Champaign-Urbana Community Fab Lab
Champaign-Urbana Community Fab Lab

Author Archive

Project 5- E-Textiles- Amanda Wolfe

For the past two weeks we learned about sewing, digital embroidery, and soft circuits. I was excited as I have done basic hand sewing and some clothing alteration using a sewing machine before, but have never tried embroidery or soft circuits before. I think having some prior knowledge about sewing did help me to complete this assignment as I was able to problem solve as I went instead of having to focus solely on how to do each step. I found an image on the internet of some cacti that I thought could be simple and cute sewn onto a bag. I edited the image in Photoshop first to reduce the number of colors, then added it to PE Design 10. I struggled with this for a while, trying the different options for converting the image into stitching, and for some reason it was creating really strange results, making shapes that looked nothing like the image. I eventually realized if you keep the image REALLY large before transforming it to the stitch that it created a much better result. If I knew this before, it would have saved me 2 hours of fiddling with the program, so others might be able to avoid this problem if they complete this with images from google as well. The embroidery was a tad difficult as I chose a thin stretchy fabric, and after my first attempt failed, I ironed on a backing to make it a bit more sturdy and this solved the issue.

Original Image:                                                  Photoshopped:


Embroidery Design and Execution:

I think the embroidery came out really clean, I liked the design I chose, and the fabrics and zipper coordinate well. I was able to sew the soft circuit without any issues, making sure to strategically place the LEDs so the conductive thread would not cross, and the stitches would not be too awkwardly placed in the front embroidery. And I attached the zipper without issue, but when I sewed the bag together the zipper area was a bit difficult to line up, there is a gap in the bag. I also would try to clean up the fabric before closing the bag, because I chose such a thin white fabric you can see the excess through the front.

Soft Circuit:

Putting together the bag:              Mistake in sewing:


Overall, I felt I reached the goals I set out, one disappointing thing was the soft circuit now only works once and awhile because I chose to sew it inside the bag- on the back of the outside liner. This means I can’t fiddle with the strings to make sure they are taught to fix the connection without cutting a hole in the inner liner to reach the circuit, but then the bag wouldn’t function as well, because something inside might mess with the circuit. I enjoyed this lab, it was a bit stressful as so many people needed the tools in the lab at one time. I am interested in learning and attempting more e-textile projects in the future.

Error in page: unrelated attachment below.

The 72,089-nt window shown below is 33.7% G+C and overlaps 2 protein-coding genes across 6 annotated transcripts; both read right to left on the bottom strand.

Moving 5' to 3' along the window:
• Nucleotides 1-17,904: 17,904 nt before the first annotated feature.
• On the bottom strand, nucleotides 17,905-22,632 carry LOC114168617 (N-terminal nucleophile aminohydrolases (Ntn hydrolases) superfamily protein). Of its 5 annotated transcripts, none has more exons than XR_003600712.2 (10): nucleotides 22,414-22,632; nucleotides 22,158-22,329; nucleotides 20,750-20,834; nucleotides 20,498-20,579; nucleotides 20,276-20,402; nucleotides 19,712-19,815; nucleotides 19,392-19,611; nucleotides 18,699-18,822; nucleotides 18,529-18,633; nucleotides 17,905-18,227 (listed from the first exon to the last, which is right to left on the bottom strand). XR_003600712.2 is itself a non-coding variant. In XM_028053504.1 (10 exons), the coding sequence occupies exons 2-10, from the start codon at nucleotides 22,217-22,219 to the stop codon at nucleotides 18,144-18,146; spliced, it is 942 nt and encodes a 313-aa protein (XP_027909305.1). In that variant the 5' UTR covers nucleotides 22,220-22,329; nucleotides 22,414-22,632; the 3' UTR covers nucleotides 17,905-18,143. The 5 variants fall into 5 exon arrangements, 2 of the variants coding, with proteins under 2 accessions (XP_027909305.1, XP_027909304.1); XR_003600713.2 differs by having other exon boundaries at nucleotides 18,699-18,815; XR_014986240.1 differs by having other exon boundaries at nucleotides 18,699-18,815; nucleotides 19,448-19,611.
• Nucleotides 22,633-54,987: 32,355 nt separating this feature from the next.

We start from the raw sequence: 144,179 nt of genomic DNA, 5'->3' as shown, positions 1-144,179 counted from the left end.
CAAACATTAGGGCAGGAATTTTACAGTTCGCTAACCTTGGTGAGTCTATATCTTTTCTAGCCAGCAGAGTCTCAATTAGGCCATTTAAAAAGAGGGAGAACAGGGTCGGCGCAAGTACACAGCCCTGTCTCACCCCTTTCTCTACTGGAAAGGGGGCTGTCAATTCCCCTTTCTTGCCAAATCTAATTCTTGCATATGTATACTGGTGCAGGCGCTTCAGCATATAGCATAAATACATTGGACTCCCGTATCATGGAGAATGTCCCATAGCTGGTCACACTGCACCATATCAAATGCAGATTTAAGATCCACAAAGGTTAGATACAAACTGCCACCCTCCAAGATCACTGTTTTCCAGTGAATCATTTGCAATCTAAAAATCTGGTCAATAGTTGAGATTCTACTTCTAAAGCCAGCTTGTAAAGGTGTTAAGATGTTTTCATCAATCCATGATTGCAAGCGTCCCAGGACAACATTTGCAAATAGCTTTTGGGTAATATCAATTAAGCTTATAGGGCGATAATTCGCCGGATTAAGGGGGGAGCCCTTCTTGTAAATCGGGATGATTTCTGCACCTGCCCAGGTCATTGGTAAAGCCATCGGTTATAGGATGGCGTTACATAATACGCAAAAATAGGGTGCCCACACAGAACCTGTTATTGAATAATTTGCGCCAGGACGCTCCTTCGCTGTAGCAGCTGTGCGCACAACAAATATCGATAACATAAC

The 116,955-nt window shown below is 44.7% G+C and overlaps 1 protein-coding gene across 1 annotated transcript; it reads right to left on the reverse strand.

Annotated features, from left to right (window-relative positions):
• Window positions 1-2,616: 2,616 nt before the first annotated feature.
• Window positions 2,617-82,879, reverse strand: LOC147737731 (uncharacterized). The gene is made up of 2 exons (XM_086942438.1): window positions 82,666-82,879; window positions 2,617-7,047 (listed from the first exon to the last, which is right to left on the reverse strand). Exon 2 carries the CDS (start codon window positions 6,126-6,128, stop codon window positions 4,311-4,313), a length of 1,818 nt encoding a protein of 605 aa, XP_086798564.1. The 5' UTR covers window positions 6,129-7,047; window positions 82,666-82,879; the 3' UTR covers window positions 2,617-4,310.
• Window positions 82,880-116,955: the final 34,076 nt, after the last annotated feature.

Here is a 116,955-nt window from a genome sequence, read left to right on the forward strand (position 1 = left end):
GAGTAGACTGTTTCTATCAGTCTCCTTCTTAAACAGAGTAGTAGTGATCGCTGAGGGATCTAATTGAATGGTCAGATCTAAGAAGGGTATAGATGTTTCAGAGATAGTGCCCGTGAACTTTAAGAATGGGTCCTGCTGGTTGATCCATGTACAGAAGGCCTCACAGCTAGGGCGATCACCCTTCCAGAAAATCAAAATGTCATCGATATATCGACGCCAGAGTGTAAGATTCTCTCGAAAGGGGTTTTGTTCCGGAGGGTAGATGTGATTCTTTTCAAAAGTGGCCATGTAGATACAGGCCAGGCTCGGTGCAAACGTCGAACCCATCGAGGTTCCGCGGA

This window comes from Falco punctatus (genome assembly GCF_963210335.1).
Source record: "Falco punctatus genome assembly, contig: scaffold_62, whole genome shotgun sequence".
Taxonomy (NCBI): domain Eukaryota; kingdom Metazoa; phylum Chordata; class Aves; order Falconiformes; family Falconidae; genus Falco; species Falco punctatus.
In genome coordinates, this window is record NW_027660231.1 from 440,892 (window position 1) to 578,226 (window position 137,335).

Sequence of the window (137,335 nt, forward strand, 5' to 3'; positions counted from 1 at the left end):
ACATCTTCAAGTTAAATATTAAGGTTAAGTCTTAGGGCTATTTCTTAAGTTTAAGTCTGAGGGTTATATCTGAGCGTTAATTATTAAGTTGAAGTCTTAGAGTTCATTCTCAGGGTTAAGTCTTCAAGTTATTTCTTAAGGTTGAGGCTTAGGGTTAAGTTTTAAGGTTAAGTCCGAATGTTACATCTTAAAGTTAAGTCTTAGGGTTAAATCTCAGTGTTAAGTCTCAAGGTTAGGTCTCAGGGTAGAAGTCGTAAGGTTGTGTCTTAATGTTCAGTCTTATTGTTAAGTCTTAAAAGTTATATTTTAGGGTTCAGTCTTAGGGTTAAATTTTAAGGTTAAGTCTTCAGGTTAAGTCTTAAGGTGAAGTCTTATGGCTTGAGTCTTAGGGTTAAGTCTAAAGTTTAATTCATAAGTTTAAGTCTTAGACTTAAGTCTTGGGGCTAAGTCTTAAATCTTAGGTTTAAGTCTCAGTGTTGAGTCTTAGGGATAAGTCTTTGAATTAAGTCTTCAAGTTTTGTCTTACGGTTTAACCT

Final Product:

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Project 4: 3D Printing- Amanda Wolfe

Over the past 2 weeks we learned about 3D modelling, scanning and printing. As we learned Sculptris and TinkerCAD, I didn’t have many ideas for what I might do for this lab, I thought that maybe I would 3D scan something and alter it to be some sort of functional art piece. I liked the example Duncan mentioned in class about someone 3D scanning themselves then altering their appearance into Link from the Legend of Zelda, and making it into a pencil holder. However, when we actually did the scanning and had difficulty getting the obj into Sculptris I decided I wanted to do something else as I think it would be easiest to edit this type of project in Sculptris instead of TinkerCAD.









So, I shifted my attention to the second prompt:

“Imagine a themed set of flatware or dishes for dining that is more interesting or creative than existing versions. This will involve designing several parts for a set that are tied together in some substantive way. You may wish to consider certain sorts of users as well as places people eat, or specific kinds of foods that they might match.”

And searched for some ideas in class to get started. I first thought of designing a new/interesting shaped wine glass, with some design inside the cup portion, however I realized this design would be much more effective if the material was transparent. I began next to think about how wasteful plastic silverware is and how annoying it is to transport real silverware back and forth when you pack a lunch (coming home having to clean it, carrying around dirty silverware all day, etc.). I considered how it might be useful to have a contained silverware, that can be reused and kept with you to be washed at home (without it being loose in your bag) and decided to attempt a Swiss Army style silverware set.